Short Leash Vs Long Leash - Versus Ep 05 Mac
This week we’ll address a common question I get on the phones here. Short leashes vs long leashes. It’s not uncommon for someone who just upgraded their gear for the first time in a while to be a little confused when they open the box and find a much shorter leash than their used to.
The reason being is that sometime around 2015, the industry realized most riders will never actually need a longer leash.
A little history
To give you a brief history lesson, kiteboarding isn't that old as far as most adventure sports go.
Aside from the pioneers experimenting in the 70’s and 80’s with kites to power their sailboats or I think there's a clip of laird hamilton towing into a wave with a kite. Our sport really took off in the 90’s. A fun note, our shop actually got into kiteboarding in 1999. I remember coming in as a kid and seeing a power kite video and thinking it was the coolest thing I’d ever seen. Of course it took me another 11 years to actually get into the sport. Point being, like any young sport we were still developing our culture and the gear. Granted the gear has leveled out in contrast to the early day. Bringing me back to the leash.
So what is a long leash for?
Namely riders who unhook. Our sport is a fun combination of many others including wakeboarding or surfing. So riders looking to emulate the wake side need a handle pass leash in order to pass the bar behind their back. It’s really that simple.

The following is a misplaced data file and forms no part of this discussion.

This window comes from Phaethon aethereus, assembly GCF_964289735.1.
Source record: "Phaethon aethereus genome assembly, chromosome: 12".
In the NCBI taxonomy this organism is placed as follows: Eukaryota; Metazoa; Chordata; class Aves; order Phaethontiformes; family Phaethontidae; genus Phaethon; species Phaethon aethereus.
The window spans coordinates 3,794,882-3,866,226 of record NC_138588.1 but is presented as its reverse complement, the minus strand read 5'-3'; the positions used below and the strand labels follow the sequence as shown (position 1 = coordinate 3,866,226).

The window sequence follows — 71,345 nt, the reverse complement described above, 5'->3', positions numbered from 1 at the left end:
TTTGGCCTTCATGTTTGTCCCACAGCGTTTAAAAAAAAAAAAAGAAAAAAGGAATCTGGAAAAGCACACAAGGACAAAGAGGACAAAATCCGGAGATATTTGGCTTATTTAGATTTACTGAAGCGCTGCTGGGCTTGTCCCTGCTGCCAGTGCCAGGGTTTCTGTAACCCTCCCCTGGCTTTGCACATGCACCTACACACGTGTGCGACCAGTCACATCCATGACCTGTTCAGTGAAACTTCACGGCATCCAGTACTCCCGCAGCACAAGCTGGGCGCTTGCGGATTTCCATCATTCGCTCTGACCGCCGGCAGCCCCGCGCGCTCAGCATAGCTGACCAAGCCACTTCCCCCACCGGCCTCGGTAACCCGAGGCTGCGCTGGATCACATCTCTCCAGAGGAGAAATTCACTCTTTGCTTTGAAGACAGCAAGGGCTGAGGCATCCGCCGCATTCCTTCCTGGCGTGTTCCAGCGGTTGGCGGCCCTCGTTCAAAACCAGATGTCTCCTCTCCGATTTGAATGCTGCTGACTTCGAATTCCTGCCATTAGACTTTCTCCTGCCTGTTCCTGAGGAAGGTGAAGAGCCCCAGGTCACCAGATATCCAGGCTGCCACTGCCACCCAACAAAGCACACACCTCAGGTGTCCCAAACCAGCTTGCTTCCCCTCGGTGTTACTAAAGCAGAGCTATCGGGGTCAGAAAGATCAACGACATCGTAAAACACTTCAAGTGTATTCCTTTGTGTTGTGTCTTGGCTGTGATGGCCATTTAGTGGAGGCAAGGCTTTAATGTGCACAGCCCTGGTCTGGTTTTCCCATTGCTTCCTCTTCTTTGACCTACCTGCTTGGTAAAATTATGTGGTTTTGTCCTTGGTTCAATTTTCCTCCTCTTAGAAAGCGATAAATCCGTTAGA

The thing is, not every kiteboarder likes to unhook. In fact, most don’t. Enter the short leash. Now, the nice thing here is you don’t have a long leash dangling behind you or dragging in the water. Riders who prefer hooked in big air, hooked in waves or just cruising will be better served using one of of these.
So does it really make a difference? Well if you like to unhook yes, a big difference. If not, well, not really you’re just saving materials and you don’t have to worry about a long leash. I guess you’ll save a little bit of weight when packing your travel bag too.
So the takeaway here is that unless you unhook, don't worry about what leash came with your gear. It's going to get the job done. There's no need to upgrade. However, if you want to try your hand at some unhooked tricks give one of the new handle pass leashes a go.
Hopefully this video clears up that question for those of you wondering. If you’re new to the series, stay tuned. Normally we focus on comparing kites brand vs brand and within the line up as well. and soon we’ll get going on twintip and surf comparisons as well.